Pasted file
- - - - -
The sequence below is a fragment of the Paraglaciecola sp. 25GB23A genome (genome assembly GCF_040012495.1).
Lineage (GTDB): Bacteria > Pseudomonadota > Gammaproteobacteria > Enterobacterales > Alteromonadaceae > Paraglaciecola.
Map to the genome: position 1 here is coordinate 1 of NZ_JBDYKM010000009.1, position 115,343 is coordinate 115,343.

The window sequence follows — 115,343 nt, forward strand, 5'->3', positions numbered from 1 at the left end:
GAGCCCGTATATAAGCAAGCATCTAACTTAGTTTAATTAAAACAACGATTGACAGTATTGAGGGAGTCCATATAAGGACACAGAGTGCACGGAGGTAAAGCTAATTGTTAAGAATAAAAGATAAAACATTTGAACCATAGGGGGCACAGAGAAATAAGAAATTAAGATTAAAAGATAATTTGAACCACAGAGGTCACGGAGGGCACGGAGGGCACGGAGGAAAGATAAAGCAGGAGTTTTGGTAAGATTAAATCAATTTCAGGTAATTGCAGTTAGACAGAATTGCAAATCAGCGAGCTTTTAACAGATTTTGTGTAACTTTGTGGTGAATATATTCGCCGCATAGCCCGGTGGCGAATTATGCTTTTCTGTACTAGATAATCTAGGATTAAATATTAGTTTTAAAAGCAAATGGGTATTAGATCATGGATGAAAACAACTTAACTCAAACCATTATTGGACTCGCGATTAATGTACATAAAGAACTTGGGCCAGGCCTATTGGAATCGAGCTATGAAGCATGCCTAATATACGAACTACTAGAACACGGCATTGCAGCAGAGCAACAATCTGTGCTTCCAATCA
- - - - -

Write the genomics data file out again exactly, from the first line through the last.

The sequence below is a fragment of the Paraglaciecola sp. 25GB23A genome (genome assembly GCF_040012495.1).
Lineage (GTDB): Bacteria > Pseudomonadota > Gammaproteobacteria > Enterobacterales > Alteromonadaceae > Paraglaciecola.
Map to the genome: position 1 here is coordinate 1 of NZ_JBDYKM010000009.1, position 115,343 is coordinate 115,343.

The window sequence follows — 115,343 nt, forward strand, 5'->3', positions numbered from 1 at the left end:
GAGCCCGTATATAAGCAAGCATCTAACTTAGTTTAATTAAAACAACGATTGACAGTATTGAGGGAGTCCATATAAGGACACAGAGTGCACGGAGGTAAAGCTAATTGTTAAGAATAAAAGATAAAACATTTGAACCATAGGGGGCACAGAGAAATAAGAAATTAAGATTAAAAGATAATTTGAACCACAGAGGTCACGGAGGGCACGGAGGGCACGGAGGAAAGATAAAGCAGGAGTTTTGGTAAGATTAAATCAATTTCAGGTAATTGCAGTTAGACAGAATTGCAAATCAGCGAGCTTTTAACAGATTTTGTGTAACTTTGTGGTGAATATATTCGCCGCATAGCCCGGTGGCGAATTATGCTTTTCTGTACTAGATAATCTAGGATTAAATATTAGTTTTAAAAGCAAATGGGTATTAGATCATGGATGAAAACAACTTAACTCAAACCATTATTGGACTCGCGATTAATGTACATAAAGAACTTGGGCCAGGCCTATTGGAATCGAGCTATGAAGCATGCCTAATATACGAACTACTAGAACACGGCATTGCAGCAGAGCAACAATCTGTGCTTCCAATCA